Why not use state surplus for shock trauma? I'm certain...

LETTERS

March 05, 2000

Why not use state surplus for shock trauma?

I'm certain that all Marylanders, including myself, fully appreciate the excellent service rendered by the Shock Trauma Center.

Why, however, when the state of Maryland has the largest tax surplus in its history, would it be necessary, as recommended by The Sun, to increase the annual surcharge on motor vehicle registrations?

History tells us that once that tax is in place it will never be rescinded.

I have been a reader of The Sun for 40 years and cannot recall your editorial staff ever opposing any tax increases.

Wouldnt it be more reasonable to use the surpluses we now have on hand for any improvements needed by the shock trauma services?

Tom Grimes, West Friendship

Lott study shows the misuse of statistics

It is infuriating to read the opinions of John Lott, who has been receiving space in many of our national news forums.

The problem is not that Mr. Lott is espousing pro-gun positions; rather, it is that he is expressing those opinions as if they were based on scholarly research.

Anyone with a minimal background in research design and statistics who has actually read his work would realize that it is not legitimate.

Mr. Lott co-wrote a study entitled Crime, Deterrence and the Right to Carry Concealed Handguns.

The authors took the pre-established position that the carrying of handguns is a deterrent to violent crime. Then they assembled and massaged a series of haphazard data to support their original contentions.

Unfortunately, the authors lack the most fundamental statistical skills.

Clearly, they are not familiar with the term multi-collinearity. The problem of multi-collinearity occurs when variables are selected that may have no intrinsic relationship but in a limited circumstance may be shown to have a mathematical relationship.

Thus, for instance, it may be demonstrated that there is an apparent positive correlation between lack of rain and lower violent crime instances in the northeastern United States in 1998.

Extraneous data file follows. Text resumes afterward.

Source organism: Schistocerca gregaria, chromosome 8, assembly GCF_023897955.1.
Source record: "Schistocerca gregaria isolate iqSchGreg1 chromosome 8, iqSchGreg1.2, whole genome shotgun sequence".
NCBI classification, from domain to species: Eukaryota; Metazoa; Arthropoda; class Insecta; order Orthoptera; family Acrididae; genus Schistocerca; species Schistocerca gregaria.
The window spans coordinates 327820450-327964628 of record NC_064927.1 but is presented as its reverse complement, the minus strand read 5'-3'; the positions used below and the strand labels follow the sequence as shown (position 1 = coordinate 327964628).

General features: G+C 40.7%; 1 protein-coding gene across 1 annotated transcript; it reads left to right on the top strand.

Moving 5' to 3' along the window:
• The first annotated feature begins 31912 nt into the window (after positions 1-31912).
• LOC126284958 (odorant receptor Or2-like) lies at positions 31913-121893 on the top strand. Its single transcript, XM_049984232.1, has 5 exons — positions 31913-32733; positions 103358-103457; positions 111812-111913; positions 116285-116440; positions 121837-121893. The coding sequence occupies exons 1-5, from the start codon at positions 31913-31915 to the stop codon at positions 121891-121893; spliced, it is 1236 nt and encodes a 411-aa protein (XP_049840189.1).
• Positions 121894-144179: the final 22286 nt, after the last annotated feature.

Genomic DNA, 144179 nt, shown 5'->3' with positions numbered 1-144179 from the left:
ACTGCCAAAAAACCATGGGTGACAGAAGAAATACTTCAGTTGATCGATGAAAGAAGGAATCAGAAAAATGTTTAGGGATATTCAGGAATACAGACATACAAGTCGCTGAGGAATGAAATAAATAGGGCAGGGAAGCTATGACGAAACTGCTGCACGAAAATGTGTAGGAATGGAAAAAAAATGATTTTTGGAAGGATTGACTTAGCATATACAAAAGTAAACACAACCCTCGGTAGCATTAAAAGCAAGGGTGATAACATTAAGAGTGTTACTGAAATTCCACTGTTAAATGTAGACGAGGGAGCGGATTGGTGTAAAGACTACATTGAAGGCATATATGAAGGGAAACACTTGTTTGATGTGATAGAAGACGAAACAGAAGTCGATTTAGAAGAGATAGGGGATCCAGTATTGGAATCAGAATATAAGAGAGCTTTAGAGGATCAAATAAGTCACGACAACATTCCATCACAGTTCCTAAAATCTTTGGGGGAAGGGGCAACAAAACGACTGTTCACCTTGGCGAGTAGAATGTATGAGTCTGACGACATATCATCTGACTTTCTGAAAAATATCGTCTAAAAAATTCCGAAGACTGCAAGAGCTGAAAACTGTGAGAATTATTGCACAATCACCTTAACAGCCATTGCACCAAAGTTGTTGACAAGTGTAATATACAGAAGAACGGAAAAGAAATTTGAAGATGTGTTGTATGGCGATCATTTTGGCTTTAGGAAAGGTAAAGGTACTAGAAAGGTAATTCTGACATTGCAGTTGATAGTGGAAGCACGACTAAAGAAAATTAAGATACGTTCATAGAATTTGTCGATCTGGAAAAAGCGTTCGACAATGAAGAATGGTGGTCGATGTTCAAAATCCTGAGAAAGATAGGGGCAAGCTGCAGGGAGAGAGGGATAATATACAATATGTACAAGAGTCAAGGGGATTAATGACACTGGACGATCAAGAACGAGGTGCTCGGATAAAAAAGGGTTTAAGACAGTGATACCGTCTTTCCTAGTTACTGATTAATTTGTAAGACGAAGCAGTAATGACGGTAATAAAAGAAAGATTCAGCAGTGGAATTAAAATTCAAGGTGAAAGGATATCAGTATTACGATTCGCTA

Clearly, it is possible to show correlational relationships among l kinds of variables such as these where there is no real relationship or relevance among them.

In loosely performed statistical procedures such as the Lott study, the next misstep becomes to suggest a causal relationship between the variables.

Thus, Mr. Lott has exacerbated the severe problems with spurious correlations by suggesting a causal relationship between the variables: (i.e., carrying concealed weapons is assumed to prevent violent crimes).

Even the most elementary student of statistics knows that it is a mistake to infer causation from correlation.

Russell S. Kempner, Ellicott City

Sun endorsements leave voters without guidance

The Sun certainly left most voters in a predicament concerning the presidential candidates.

Either way were supposed to choose between a person who operates out of Buddhist temples and his own office, or one who attempts to avoid mentioning Charles Keatings troubles.

The Sun may as well join the group with statements like: Trust and character are central issues in the election... The paper may want to look back at its treatment of these scams. Do a little investigative reporting instead of speaking in silly generalities.

R. D. Bush, Columbia

Open golf memberships to all in Howard County

Much has been written lately about the state of Howard Countys golf courses, most recently the article on the Columbia Associations golf courses in last Sundays Sun.

There is little doubt that Howard County is under-served, especially in terms of publicly accessible courses. This is why the proposed West Friendship golf course is necessary.

However, it is also apparent that CAs courses are losing money.

I offer what would appear to be a straightforward solution to both problems.

If CA expanded membership and full playing privileges (not just guest privileges) to all county residents, all sides would benefit.

Bill Woodcock, Ellicott City

Impression is false that golf courses lose money

The recent letter stating that another golf course is not needed in the county has several errors. The quote from the golf course study commission was taken out of context.

The complete statement of the report is nevertheless ERAs analysis suggests that an attractive, properly positioned and efficiently operated 18-hole golf facility could enjoy relatively strong market support and could generate reasonably attractive net operating income because-- and then it lists a number of reasons.

Page VI-5 of the ERA report states, only about 42 percent of potential demand is being satisfied by existing public-access golf courses within the market area. The impression that the Columbia Association-operated golf courses are losing money is false.

Don Dunn, Ellicott City

The need for news about performing arts

I am writing this note concerning your Thursday Performing Arts Page.

When this feature was added to the Howard County section of the daily Sun, there were many of us who were genuinely excited about the possibilities.

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